To unpack what this movement is doing and how effective it can be (or how dangerous it can be), I feel strongly that we need to unpack the question of "how is anything known" in this movement? That is, what are the tools of epistemology that lead to validation of anything within this movement?

Is Integral a consciousness militia? Is it engaged in establishing its own rules of engagement? Does it have an internal chain of command obeying internal rules of validation?

Just once I would like to hear Integral Theory say, "Sorry, but we are not competent to evaluate that." Or, even better, the "way" that you go about "knowing" this "knowledge" is not susceptible to any form of categorization or language-based injunction.

As Edwards mentioned, "self-critical tools" used to recognize limitations are important. Integral seems to have an answer for everything without concern for pointing out the limitations of the answers.

I have a strong sense that by grappling with what Integral is and how it does what it does, we have a microcosmic resolution of the great themes of our times.

Ambo:

Yes to goodness and justice on the lower left.

My main concern is that Integral has created a map of Evolution, and in so doing, it has violently distilled a lot of things, thereby characterizing them in a way that strips them of the essence of how they are known.

Doing this leads to a storehouse of skeletons.



Ambo Suno said:

Hi Lucy - I'm, obvious to me, not going to be able to achieve a mirroring understanding of all that you have been saying here. But let me pull out one aspect and see if I am understanding you quite a lot on this one aspect.

In addition to the validity and reliability of assertions of knowledge, you care a lot about fairness and justness of how declared chunks of "knowledge" are used. Keeping to this narrow point, is it correct to say that the morality and ethics of application of assertions of knowledge have a strong impact on you. If we are being mislead by incorrect or false information and false impressions created by language, for the various reasons and motives, and with various consequences, you feel that a lot, and you care a lot that this not go on or that it be revealed for what it is. Did I get this small of piece of your whole consideration of a larger territory more or less correct? ambo

Theurj:

Indeed. When I ask "how are we knowing AQAL?" my concern is just that - what lens are we using? What faculty or organ or modality or eye are we using?

Lakoff's phrase "preconceptual image schema" hits the mark.

As I think of AQAL stage theory, I envision a person on a journey up a ladder. Through grace and hard knock's, the person advances to higher levels, and may even reach a new tier.

But, according to AQAL stage theory, the person in toto does not advance up the ladder. Instead, different lines (capacities) of the person advance up the ladder.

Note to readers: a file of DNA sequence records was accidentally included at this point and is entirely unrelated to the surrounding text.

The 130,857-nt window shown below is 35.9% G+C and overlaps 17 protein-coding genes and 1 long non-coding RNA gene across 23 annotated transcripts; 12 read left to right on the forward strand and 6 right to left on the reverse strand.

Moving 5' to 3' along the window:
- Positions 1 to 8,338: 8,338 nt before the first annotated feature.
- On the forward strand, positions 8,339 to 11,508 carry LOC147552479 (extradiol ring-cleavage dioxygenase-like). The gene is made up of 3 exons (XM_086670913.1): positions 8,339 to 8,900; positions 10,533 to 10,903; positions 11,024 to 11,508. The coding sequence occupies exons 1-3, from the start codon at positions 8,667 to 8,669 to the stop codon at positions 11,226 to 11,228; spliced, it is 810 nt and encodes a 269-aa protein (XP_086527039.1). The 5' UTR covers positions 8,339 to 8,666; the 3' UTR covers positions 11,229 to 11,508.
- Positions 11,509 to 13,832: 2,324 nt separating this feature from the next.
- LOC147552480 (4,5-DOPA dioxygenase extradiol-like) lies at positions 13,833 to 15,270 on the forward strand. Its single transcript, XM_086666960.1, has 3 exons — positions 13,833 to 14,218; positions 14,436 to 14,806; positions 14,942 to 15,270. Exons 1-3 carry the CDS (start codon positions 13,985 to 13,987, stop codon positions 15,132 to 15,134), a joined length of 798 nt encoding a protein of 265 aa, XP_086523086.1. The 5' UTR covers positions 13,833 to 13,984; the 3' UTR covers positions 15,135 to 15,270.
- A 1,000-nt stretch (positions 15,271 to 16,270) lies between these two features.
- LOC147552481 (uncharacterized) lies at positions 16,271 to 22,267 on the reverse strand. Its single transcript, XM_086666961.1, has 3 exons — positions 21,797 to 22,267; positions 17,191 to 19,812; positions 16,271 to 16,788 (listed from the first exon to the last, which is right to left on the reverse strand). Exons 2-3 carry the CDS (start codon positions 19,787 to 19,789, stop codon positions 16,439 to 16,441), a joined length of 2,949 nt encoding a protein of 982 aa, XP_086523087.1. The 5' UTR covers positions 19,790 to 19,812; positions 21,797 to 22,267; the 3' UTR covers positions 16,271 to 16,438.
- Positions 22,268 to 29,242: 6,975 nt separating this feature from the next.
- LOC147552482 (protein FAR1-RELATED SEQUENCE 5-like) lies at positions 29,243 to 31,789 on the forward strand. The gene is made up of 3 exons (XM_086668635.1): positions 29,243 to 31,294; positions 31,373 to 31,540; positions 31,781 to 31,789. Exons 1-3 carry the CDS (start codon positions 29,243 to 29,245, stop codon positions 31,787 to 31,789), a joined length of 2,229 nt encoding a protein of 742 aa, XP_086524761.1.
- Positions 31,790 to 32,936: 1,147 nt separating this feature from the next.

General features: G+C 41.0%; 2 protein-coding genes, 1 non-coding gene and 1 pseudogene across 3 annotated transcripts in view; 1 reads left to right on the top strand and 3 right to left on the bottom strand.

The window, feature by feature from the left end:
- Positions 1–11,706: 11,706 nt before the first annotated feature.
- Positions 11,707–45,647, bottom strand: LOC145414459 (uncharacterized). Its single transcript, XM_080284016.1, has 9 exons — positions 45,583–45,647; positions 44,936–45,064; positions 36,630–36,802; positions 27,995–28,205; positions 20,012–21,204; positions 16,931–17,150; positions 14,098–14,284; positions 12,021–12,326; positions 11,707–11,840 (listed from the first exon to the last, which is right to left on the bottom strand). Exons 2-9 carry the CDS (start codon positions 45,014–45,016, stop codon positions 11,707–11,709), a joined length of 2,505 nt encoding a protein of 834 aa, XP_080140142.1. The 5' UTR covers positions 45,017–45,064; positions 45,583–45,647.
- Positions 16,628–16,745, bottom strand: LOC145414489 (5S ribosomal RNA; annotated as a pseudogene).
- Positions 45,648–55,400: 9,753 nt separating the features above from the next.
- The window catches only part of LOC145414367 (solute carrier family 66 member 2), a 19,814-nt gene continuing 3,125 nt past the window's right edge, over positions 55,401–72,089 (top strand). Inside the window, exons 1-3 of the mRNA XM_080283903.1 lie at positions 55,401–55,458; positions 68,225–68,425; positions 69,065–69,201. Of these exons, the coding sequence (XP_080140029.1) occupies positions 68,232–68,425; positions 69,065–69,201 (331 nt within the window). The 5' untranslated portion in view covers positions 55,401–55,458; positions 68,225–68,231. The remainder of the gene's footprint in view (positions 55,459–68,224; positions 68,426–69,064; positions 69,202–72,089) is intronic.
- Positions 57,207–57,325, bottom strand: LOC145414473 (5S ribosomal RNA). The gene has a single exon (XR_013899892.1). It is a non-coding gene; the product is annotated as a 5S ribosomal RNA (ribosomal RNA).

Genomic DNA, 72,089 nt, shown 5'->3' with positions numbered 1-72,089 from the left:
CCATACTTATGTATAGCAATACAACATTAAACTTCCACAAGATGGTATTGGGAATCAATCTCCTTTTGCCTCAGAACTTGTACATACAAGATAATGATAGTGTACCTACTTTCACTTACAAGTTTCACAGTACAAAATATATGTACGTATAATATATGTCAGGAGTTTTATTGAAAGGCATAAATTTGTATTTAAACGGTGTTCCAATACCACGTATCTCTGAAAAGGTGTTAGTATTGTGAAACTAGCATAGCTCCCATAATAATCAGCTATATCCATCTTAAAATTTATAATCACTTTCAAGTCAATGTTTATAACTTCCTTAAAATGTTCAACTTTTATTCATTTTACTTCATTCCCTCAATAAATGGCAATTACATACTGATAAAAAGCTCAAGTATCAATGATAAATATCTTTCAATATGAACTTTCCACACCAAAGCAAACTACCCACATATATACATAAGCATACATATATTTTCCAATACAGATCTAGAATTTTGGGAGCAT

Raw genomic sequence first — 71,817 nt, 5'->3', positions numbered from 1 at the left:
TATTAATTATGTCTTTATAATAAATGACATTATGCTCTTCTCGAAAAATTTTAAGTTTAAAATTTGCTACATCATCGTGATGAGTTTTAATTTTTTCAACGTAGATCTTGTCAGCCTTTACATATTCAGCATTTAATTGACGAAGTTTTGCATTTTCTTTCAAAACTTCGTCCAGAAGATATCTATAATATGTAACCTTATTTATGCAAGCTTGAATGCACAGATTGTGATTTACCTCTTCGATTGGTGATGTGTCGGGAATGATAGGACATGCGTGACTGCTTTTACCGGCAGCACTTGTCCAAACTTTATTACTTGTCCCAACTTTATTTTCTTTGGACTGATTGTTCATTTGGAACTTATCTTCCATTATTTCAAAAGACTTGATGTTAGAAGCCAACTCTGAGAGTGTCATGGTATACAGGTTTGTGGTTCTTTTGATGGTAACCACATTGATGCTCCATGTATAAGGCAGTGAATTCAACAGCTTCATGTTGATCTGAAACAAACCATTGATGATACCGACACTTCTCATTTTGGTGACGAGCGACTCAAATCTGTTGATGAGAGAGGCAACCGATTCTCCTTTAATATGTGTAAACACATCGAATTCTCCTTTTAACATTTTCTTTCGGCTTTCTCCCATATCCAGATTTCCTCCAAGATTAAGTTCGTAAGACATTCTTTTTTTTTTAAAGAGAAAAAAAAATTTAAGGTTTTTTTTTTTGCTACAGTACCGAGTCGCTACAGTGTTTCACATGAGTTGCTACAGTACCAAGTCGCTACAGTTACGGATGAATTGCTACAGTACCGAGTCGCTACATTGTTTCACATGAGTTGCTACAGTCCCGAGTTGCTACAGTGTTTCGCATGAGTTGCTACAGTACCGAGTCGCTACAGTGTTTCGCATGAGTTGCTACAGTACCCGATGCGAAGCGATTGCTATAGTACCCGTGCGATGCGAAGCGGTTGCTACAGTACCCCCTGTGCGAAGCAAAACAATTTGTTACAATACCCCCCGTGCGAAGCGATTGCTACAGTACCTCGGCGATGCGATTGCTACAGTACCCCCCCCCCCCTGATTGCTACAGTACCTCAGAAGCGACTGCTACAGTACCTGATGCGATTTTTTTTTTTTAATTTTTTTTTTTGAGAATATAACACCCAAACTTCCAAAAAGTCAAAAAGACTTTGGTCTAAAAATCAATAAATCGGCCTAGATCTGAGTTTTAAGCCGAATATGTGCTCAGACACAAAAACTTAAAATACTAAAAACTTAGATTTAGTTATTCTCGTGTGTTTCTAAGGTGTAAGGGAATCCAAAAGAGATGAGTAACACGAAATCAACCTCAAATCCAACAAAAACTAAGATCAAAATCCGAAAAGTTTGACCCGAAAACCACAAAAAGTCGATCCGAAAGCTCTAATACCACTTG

So, I have to rework my image schema. There is a person with the form of an octopus, and various line capacities of the person are more or less advanced up the ladder. The emotion leg may be orange while the cognitive leg is green and the self leg is amber, etc. The head is holding them all together.

It's like a game of Chutes and Ladders with multiple chutes and ladders side by side using different colored tokens.

The golden token is the Cognitive Line token. As Wilber says, it leads the rest.

But, then we learn that no one actually experiences Stages! Stages are level assignments made by others through assessment of a person's proclivities on a particular line.

So, we take the person off the ladder. What image schema do we use now?

In fact, my suspicion is that most Integral movement adherents don't take the experiencing person off the ladder. They leave them on and call them green or orange or whatever without making a distinction between the different chutes and ladders (capacities).

And then, we move onto the Lattice. Here, it is not lines of capacity moving up the ladder, it is gradations in the subtlety of consciousness.

Does this mean that for subtle mind, any of the various line capacities can be functioning and the focus is now on the quality of the awareness (subtlety) rather than the kind of awareness (self vs. emotion vs. aesthetic)?

We have our image schema of chutes and ladders for State and the same for States, and now we turn to quadrants.

How do we form image schema for this? We have an outsider evaluating John Doe's level of self development on the Stage Ladder and his quality of consciousness via self capacity on the Lattice. This observation is now subject to four possible perspectives? I am not sure how we go about building an image schema for this.

And, next, that John Doe self that we had pegged on the Stage ladder, John Doe happens to be an XYZ on the Myers-Briggs chart. Do we make his amber color louder or fainter based on this?

I completely agree with Lakoff. Everything we know, we know in some way. And, those ways can be described through some explicable concepts. My sense is that Integral has not been truly concerned about being transparent about the implications of its schemas. And, this unwillingness became an organizational given when the potential for Integral to become a "movement" arose.

They say that there are only 7 people who truly understand the world economy. I am wondering if there is 1 person who has a coherent image schema for Integral Theory.



theurj said:

Along the line of other lenses missing from AQAL, another point in that linked post is that these other lenses